The Weekly Quill — Playing Offense to the Fed’s Defense

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Canada & Mexico Caught in the Middle of a Policy Error
Before Antonio de Padua María Severino López de Santa Anna y Pérez de Lebrón of Alamo fame, who Mexican purist historians rank as “one who failed the nation” for ultimately losing Texas, among other military defeats, there was Jóse Santa Anna. Alongside Encarnación Rosas, he helped defeat the original aggressor, Spain, in one of the longest and bloodiest battles of the Mexican War of Independence.

Though buried in history, The Battle of Mezcala Island reshaped Spanish/Mexican relations for the remainder of the war, savings thousands of lives. It started with 60 enraged men from Lake Chapala outside Guadalajara in the state of Jalisco. They rose up to staunch the indignities and savagery the Spaniards were unleashing on the region’s indigenous inhabitants. The year was 1812, two years into the war that would know no end. Spanish troops quickly moved in to contain the insurrection. It’s likely that neither they, nor the rebels, knew they were at the precipice of a historic standoff.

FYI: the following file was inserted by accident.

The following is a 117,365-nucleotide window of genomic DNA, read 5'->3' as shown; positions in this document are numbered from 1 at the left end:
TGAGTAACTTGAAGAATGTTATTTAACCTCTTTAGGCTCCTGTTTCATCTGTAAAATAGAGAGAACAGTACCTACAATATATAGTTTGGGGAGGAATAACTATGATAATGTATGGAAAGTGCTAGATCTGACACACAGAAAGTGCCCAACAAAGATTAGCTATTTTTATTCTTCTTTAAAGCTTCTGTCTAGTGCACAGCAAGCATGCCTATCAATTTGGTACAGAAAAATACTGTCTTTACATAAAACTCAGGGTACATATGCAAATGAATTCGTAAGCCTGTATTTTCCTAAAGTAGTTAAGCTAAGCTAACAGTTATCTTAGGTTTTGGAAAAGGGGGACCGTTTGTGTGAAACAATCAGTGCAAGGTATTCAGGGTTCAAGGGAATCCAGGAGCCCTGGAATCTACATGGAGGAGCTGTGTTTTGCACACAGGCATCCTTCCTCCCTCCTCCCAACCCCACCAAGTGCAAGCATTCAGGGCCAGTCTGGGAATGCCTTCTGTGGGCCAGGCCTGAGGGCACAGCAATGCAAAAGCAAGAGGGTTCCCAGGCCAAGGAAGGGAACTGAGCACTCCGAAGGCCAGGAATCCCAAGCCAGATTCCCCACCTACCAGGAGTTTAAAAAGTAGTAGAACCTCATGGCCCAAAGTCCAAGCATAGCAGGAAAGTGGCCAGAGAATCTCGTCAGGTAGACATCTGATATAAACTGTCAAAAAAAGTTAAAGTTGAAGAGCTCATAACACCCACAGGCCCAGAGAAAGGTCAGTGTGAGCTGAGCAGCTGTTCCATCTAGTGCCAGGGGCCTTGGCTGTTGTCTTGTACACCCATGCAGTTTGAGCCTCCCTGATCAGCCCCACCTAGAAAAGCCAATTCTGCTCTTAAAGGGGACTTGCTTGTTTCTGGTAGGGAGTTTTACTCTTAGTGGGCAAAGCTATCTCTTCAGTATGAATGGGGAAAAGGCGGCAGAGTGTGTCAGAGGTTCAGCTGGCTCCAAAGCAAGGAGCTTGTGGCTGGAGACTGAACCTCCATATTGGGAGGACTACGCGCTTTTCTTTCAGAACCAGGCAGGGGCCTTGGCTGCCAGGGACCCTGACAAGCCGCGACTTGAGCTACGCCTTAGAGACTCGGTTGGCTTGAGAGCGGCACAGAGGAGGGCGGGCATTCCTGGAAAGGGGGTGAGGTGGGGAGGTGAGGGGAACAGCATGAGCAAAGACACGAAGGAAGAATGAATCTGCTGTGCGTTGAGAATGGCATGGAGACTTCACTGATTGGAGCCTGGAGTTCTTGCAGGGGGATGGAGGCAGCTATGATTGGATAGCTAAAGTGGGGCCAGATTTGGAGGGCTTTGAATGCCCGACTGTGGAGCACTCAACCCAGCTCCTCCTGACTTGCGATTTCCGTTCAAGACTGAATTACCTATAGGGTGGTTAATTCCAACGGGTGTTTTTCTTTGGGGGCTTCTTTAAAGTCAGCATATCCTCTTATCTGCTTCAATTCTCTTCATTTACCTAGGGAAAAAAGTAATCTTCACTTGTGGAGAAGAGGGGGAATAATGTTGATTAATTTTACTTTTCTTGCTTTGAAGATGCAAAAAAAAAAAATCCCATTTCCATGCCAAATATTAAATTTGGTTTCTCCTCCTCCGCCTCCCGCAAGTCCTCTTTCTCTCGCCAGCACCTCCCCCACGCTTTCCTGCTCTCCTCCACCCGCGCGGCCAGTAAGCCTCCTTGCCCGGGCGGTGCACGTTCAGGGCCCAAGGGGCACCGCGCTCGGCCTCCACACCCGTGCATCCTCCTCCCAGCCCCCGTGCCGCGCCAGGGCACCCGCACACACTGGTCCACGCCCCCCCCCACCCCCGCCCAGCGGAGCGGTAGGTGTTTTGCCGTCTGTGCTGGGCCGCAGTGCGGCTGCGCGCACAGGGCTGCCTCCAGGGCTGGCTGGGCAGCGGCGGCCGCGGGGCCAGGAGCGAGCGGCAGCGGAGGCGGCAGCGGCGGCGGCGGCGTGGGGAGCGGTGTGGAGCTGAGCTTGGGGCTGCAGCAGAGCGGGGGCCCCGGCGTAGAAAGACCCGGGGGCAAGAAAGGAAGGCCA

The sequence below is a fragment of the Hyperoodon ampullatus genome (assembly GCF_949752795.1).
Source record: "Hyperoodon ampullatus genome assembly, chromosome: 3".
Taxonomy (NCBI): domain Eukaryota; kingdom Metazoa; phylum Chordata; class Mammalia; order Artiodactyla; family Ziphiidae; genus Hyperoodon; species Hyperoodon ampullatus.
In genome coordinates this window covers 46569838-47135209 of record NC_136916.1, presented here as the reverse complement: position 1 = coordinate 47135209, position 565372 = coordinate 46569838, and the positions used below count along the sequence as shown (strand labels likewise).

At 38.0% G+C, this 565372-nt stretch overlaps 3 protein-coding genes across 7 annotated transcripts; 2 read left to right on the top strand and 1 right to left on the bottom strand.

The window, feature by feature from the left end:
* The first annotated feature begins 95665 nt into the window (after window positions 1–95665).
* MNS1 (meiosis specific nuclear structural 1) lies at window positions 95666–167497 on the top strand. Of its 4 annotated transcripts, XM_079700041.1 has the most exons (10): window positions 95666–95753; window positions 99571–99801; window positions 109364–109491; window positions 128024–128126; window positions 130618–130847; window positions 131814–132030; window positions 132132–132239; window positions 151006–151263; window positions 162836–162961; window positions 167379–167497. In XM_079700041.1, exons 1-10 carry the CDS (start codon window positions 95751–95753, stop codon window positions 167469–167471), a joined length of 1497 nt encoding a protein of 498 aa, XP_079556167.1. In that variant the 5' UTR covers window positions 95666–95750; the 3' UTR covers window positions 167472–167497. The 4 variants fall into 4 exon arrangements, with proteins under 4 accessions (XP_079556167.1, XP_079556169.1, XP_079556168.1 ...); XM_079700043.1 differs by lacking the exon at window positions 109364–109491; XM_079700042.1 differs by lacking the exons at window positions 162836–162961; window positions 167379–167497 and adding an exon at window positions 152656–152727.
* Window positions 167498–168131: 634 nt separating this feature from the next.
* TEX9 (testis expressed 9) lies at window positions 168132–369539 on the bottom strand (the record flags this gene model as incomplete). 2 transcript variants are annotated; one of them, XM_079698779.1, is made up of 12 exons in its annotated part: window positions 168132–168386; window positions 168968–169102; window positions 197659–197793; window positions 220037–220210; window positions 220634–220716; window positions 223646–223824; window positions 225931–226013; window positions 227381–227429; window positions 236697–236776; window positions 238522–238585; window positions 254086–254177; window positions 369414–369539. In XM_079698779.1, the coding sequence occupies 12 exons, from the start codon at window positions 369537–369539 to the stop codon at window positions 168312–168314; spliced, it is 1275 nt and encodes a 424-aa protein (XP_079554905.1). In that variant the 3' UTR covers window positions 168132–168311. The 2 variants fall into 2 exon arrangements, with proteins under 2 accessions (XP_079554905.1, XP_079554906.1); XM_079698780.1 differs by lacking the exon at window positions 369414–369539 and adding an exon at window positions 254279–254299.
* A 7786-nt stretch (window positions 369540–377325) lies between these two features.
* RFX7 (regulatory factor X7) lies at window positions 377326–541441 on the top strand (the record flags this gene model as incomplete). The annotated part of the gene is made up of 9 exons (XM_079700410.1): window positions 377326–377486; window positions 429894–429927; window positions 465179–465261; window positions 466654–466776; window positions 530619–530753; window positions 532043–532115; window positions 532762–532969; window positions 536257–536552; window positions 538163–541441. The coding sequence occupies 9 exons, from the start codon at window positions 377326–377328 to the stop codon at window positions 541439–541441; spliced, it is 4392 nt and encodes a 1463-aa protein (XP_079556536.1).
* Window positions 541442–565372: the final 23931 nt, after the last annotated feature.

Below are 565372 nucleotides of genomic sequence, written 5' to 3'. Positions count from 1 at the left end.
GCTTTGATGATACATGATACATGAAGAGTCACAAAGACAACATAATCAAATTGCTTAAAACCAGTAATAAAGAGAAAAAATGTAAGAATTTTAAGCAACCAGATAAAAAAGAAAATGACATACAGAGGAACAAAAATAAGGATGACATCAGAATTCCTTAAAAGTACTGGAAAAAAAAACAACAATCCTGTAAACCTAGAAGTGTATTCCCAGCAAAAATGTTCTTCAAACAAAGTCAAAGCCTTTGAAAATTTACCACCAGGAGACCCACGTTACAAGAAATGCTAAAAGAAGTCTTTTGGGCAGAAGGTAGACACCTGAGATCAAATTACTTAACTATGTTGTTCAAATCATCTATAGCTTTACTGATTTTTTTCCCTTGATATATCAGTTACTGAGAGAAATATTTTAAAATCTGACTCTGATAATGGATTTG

A series of Spanish miscalculations led to the steady armament of the revolutionaries. Battling back against lances, sticks and hurled rocks, Spain’s first defeat on the north shore of Mexico’s largest lake started the buildup. The next battle pitted an equal number of men against one another, 200 on each side. Defeated once more, this time the Spaniards left behind 300 firearms. Despite Spain’s upping its contingencies anew, the subsequent battle was bloodier than the one that preceded, sending the insurgents temporarily into retreat in the surrounding Sierra Madre Mountains, ones they knew all too well. From their position of strength, the rebels claimed yet another victory capturing 100 more firearms, two cannons and a full cache of ammunition.

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